Jun 2 2010

Solar pendulum


Solar Pendulum

A little solar powered pendulum that I made a few years back. It uses a very simple circuit with just 2 transistors, a couple of resistors, a diode and some capacitors. Power is supplied by a two calculator solar panels wired in parallel for faster charging. The power is dumped into a coil which repels a magnet (disguised by some old brass gears) hanging from some fishing line. As the magnet swings back towards the coil the EMF generated lights a red LED in the top post and the power from the capacitors is dumped into the coil again giving the pendulum a little kick, forcing it higher.

Video, more pics and the schematic after the jump.

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Jan 1 2010

BEAM Flower


BEAM robots are great. For those of you who don’t know what it is, check out the BEAM Wikipedia entry for a quick run down.

For a start, most BEAM robots can be assembled out of mostly junk parts. Even if you have to buy new parts, there is usually a very low component count for each robot, making each project cheap.

For this project I wanted to make a small flower that responded to light in some way, using only components that I already had to hand. This is what I came up with:

BEAM Flower Front

BEAM Flower Side

Components used were as follows:

  • Panasonic BP-242221 Solar Panel
  • Pager motor
  • 0.047F 5.5V Capacitor
  • 1x 1K Resistor
  • 1x 100K Resistor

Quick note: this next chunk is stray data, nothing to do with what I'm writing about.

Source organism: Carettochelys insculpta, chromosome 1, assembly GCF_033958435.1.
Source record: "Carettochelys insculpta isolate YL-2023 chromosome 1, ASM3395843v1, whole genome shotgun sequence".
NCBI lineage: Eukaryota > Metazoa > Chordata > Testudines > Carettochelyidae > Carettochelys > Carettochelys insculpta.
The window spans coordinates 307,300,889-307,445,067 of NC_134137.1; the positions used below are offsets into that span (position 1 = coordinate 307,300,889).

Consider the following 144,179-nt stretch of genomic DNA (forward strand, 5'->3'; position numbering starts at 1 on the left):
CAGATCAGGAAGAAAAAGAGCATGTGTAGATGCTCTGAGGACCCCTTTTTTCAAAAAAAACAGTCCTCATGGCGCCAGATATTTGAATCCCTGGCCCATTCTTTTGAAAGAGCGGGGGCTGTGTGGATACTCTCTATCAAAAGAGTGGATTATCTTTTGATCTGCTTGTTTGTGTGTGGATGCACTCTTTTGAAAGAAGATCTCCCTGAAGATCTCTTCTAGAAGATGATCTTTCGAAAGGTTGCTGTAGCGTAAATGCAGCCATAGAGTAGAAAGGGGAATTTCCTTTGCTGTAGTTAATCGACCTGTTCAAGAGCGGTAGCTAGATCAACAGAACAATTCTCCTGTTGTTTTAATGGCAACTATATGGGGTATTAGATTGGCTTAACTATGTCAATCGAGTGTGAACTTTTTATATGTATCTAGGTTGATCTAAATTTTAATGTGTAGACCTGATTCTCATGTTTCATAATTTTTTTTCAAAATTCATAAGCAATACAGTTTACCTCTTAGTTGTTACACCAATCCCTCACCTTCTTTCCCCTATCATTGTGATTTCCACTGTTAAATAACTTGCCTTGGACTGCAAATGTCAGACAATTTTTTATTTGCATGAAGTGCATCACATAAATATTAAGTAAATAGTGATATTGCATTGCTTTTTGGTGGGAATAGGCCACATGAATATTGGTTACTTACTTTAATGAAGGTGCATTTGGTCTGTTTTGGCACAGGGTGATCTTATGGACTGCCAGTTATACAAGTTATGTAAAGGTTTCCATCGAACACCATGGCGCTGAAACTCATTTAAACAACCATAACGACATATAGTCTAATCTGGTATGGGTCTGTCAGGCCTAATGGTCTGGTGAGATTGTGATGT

• 1x 220K Resistor
  • 1N4148 Diode (or similar)
  • 2x 2N3906 PNP Transistors
  • 1x 2N3904 NPN Transistor
  • An empty beer can for the petals
  • The base of an old PP3 battery for the stand
  • The wheel of a small toy car used to mount the flower to the motor
  • Wire for connecting components
  • A glue gun & plenty of glue

BEAM Flower Detail

When the flower is exposed to light the solar panel is charging the storage capacitor. As the light level drops off, the drop in charging current triggers the circuit and the energy stored in the capacitor is dumped into the pager motor, spinning the flower. In practice this means that when the sun is out the flower is charging, then as it is covered by clouds the charging current drops and the flower spins very rapidly.

Below is the schematic for the flower. It is based on the ‘Type 3 Solar Engine‘ design by Wilf Rigter. I didn’t have the same transistor to hand, but as with most things in the BEAM world, parts can be substituted for ones of a similar type with little effect on the final performance.

The components were free-formed using the ‘rat’s nest’ construction method. This doesn’t result in the cleanest finish (not in my hands anyway) but it does allow for a small form

A glue gun was used to secure the components and the bottom of an old PP3 type 9V battery was used as a support to keep the flower standing up

BEAM Flower Bottom

BEAM Flower Side

The flower was made out of an old beer can. Layers of petals were cut out in descending size and then stacked and hot-glued together.

This version was more of a quick prototype that a work of art, as you can tell.

I found that the wheel of a small toy car was a perfect fit onto the axle of the pager motor. This provided a nice flat surface to glue the flower too.

BEAM Flower Back

Here’s a video of the flower in action